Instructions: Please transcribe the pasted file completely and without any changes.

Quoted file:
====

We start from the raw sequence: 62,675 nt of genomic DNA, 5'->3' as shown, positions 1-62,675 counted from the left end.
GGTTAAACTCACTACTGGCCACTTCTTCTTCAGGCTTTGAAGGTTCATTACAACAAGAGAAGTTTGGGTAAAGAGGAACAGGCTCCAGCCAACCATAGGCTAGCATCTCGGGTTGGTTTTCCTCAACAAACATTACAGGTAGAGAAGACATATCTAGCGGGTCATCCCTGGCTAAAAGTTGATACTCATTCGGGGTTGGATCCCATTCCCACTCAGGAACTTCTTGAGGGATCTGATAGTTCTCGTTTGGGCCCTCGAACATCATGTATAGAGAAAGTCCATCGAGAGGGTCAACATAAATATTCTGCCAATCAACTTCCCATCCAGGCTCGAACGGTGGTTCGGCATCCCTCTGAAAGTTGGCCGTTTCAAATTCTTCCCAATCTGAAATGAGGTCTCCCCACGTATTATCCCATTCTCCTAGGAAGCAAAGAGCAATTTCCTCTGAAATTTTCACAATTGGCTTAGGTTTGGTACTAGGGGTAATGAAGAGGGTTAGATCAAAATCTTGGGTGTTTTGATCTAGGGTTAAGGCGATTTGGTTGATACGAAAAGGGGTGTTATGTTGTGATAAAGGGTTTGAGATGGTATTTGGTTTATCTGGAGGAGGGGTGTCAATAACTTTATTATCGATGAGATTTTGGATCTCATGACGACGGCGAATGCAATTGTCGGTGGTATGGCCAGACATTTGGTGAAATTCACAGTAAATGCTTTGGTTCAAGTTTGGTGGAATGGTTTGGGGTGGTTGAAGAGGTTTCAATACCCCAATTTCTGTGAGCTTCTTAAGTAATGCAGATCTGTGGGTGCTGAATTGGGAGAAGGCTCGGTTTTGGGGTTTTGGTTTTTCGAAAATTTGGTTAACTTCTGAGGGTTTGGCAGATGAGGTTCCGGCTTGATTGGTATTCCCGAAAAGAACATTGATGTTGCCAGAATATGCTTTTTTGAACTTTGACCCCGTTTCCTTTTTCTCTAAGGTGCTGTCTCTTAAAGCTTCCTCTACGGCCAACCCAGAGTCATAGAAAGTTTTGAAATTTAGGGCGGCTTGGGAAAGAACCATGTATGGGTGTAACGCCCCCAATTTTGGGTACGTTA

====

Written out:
We start from the raw sequence: 62,675 nt of genomic DNA, 5'->3' as shown, positions 1-62,675 counted from the left end.
GGTTAAACTCACTACTGGCCACTTCTTCTTCAGGCTTTGAAGGTTCATTACAACAAGAGAAGTTTGGGTAAAGAGGAACAGGCTCCAGCCAACCATAGGCTAGCATCTCGGGTTGGTTTTCCTCAACAAACATTACAGGTAGAGAAGACATATCTAGCGGGTCATCCCTGGCTAAAAGTTGATACTCATTCGGGGTTGGATCCCATTCCCACTCAGGAACTTCTTGAGGGATCTGATAGTTCTCGTTTGGGCCCTCGAACATCATGTATAGAGAAAGTCCATCGAGAGGGTCAACATAAATATTCTGCCAATCAACTTCCCATCCAGGCTCGAACGGTGGTTCGGCATCCCTCTGAAAGTTGGCCGTTTCAAATTCTTCCCAATCTGAAATGAGGTCTCCCCACGTATTATCCCATTCTCCTAGGAAGCAAAGAGCAATTTCCTCTGAAATTTTCACAATTGGCTTAGGTTTGGTACTAGGGGTAATGAAGAGGGTTAGATCAAAATCTTGGGTGTTTTGATCTAGGGTTAAGGCGATTTGGTTGATACGAAAAGGGGTGTTATGTTGTGATAAAGGGTTTGAGATGGTATTTGGTTTATCTGGAGGAGGGGTGTCAATAACTTTATTATCGATGAGATTTTGGATCTCATGACGACGGCGAATGCAATTGTCGGTGGTATGGCCAGACATTTGGTGAAATTCACAGTAAATGCTTTGGTTCAAGTTTGGTGGAATGGTTTGGGGTGGTTGAAGAGGTTTCAATACCCCAATTTCTGTGAGCTTCTTAAGTAATGCAGATCTGTGGGTGCTGAATTGGGAGAAGGCTCGGTTTTGGGGTTTTGGTTTTTCGAAAATTTGGTTAACTTCTGAGGGTTTGGCAGATGAGGTTCCGGCTTGATTGGTATTCCCGAAAAGAACATTGATGTTGCCAGAATATGCTTTTTTGAACTTTGACCCCGTTTCCTTTTTCTCTAAGGTGCTGTCTCTTAAAGCTTCCTCTACGGCCAACCCAGAGTCATAGAAAGTTTTGAAATTTAGGGCGGCTTGGGAAAGAACCATGTATGGGTGTAACGCCCCCAATTTTGGGTACGTTA